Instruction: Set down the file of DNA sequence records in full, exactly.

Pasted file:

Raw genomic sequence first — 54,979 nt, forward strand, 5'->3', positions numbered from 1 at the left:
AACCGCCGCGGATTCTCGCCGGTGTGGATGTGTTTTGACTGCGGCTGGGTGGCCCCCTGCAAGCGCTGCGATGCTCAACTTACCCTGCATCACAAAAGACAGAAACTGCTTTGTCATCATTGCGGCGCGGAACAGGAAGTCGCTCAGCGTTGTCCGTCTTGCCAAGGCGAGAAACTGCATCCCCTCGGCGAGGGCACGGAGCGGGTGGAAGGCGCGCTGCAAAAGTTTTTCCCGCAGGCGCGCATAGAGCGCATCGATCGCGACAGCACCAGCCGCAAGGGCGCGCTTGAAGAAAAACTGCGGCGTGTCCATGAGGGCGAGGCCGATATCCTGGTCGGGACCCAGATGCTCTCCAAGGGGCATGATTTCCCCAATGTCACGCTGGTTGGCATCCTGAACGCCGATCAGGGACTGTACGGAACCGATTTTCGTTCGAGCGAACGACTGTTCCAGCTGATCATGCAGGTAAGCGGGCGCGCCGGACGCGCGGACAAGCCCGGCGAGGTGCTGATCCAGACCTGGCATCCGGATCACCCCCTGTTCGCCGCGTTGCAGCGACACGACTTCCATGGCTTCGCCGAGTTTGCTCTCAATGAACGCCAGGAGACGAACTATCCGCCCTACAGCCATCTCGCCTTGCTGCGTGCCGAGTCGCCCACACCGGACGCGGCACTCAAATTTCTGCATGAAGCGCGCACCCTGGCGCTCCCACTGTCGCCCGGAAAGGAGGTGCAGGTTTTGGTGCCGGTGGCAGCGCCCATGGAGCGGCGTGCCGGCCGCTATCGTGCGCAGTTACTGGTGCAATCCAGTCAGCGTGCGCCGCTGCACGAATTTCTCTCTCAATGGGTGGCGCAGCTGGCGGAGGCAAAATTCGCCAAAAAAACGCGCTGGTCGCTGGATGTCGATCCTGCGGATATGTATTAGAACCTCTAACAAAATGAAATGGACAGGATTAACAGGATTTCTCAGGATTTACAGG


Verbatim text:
Raw genomic sequence first — 54,979 nt, forward strand, 5'->3', positions numbered from 1 at the left:
AACCGCCGCGGATTCTCGCCGGTGTGGATGTGTTTTGACTGCGGCTGGGTGGCCCCCTGCAAGCGCTGCGATGCTCAACTTACCCTGCATCACAAAAGACAGAAACTGCTTTGTCATCATTGCGGCGCGGAACAGGAAGTCGCTCAGCGTTGTCCGTCTTGCCAAGGCGAGAAACTGCATCCCCTCGGCGAGGGCACGGAGCGGGTGGAAGGCGCGCTGCAAAAGTTTTTCCCGCAGGCGCGCATAGAGCGCATCGATCGCGACAGCACCAGCCGCAAGGGCGCGCTTGAAGAAAAACTGCGGCGTGTCCATGAGGGCGAGGCCGATATCCTGGTCGGGACCCAGATGCTCTCCAAGGGGCATGATTTCCCCAATGTCACGCTGGTTGGCATCCTGAACGCCGATCAGGGACTGTACGGAACCGATTTTCGTTCGAGCGAACGACTGTTCCAGCTGATCATGCAGGTAAGCGGGCGCGCCGGACGCGCGGACAAGCCCGGCGAGGTGCTGATCCAGACCTGGCATCCGGATCACCCCCTGTTCGCCGCGTTGCAGCGACACGACTTCCATGGCTTCGCCGAGTTTGCTCTCAATGAACGCCAGGAGACGAACTATCCGCCCTACAGCCATCTCGCCTTGCTGCGTGCCGAGTCGCCCACACCGGACGCGGCACTCAAATTTCTGCATGAAGCGCGCACCCTGGCGCTCCCACTGTCGCCCGGAAAGGAGGTGCAGGTTTTGGTGCCGGTGGCAGCGCCCATGGAGCGGCGTGCCGGCCGCTATCGTGCGCAGTTACTGGTGCAATCCAGTCAGCGTGCGCCGCTGCACGAATTTCTCTCTCAATGGGTGGCGCAGCTGGCGGAGGCAAAATTCGCCAAAAAAACGCGCTGGTCGCTGGATGTCGATCCTGCGGATATGTATTAGAACCTCTAACAAAATGAAATGGACAGGATTAACAGGATTTCTCAGGATTTACAGG